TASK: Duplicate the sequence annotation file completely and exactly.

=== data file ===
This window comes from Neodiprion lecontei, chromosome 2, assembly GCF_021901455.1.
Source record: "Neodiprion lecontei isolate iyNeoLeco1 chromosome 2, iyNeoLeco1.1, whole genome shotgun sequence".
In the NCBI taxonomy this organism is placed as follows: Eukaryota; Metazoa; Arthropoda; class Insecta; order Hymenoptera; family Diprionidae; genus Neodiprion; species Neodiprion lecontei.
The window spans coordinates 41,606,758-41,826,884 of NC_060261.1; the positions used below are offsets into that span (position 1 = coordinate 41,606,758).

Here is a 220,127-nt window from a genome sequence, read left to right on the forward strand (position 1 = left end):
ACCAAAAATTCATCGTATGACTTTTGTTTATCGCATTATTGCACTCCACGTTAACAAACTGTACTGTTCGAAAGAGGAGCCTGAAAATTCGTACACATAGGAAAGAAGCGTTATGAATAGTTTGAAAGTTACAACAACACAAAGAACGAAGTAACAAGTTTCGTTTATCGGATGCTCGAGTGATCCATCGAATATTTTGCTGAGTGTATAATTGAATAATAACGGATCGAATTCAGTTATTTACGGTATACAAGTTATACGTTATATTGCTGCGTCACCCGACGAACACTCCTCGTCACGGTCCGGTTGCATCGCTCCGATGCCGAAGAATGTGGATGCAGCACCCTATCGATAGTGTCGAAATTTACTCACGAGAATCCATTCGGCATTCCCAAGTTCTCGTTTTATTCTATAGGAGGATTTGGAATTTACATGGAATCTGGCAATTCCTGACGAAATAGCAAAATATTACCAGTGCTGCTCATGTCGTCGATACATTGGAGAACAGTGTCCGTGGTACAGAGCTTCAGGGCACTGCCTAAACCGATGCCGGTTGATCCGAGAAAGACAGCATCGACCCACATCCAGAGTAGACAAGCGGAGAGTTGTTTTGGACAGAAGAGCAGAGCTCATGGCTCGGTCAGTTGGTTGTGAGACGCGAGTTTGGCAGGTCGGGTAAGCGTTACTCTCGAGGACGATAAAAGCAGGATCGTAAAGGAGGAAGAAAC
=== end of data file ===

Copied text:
This window comes from Neodiprion lecontei, chromosome 2, assembly GCF_021901455.1.
Source record: "Neodiprion lecontei isolate iyNeoLeco1 chromosome 2, iyNeoLeco1.1, whole genome shotgun sequence".
In the NCBI taxonomy this organism is placed as follows: Eukaryota; Metazoa; Arthropoda; class Insecta; order Hymenoptera; family Diprionidae; genus Neodiprion; species Neodiprion lecontei.
The window spans coordinates 41,606,758-41,826,884 of NC_060261.1; the positions used below are offsets into that span (position 1 = coordinate 41,606,758).

Here is a 220,127-nt window from a genome sequence, read left to right on the forward strand (position 1 = left end):
ACCAAAAATTCATCGTATGACTTTTGTTTATCGCATTATTGCACTCCACGTTAACAAACTGTACTGTTCGAAAGAGGAGCCTGAAAATTCGTACACATAGGAAAGAAGCGTTATGAATAGTTTGAAAGTTACAACAACACAAAGAACGAAGTAACAAGTTTCGTTTATCGGATGCTCGAGTGATCCATCGAATATTTTGCTGAGTGTATAATTGAATAATAACGGATCGAATTCAGTTATTTACGGTATACAAGTTATACGTTATATTGCTGCGTCACCCGACGAACACTCCTCGTCACGGTCCGGTTGCATCGCTCCGATGCCGAAGAATGTGGATGCAGCACCCTATCGATAGTGTCGAAATTTACTCACGAGAATCCATTCGGCATTCCCAAGTTCTCGTTTTATTCTATAGGAGGATTTGGAATTTACATGGAATCTGGCAATTCCTGACGAAATAGCAAAATATTACCAGTGCTGCTCATGTCGTCGATACATTGGAGAACAGTGTCCGTGGTACAGAGCTTCAGGGCACTGCCTAAACCGATGCCGGTTGATCCGAGAAAGACAGCATCGACCCACATCCAGAGTAGACAAGCGGAGAGTTGTTTTGGACAGAAGAGCAGAGCTCATGGCTCGGTCAGTTGGTTGTGAGACGCGAGTTTGGCAGGTCGGGTAAGCGTTACTCTCGAGGACGATAAAAGCAGGATCGTAAAGGAGGAAGAAAC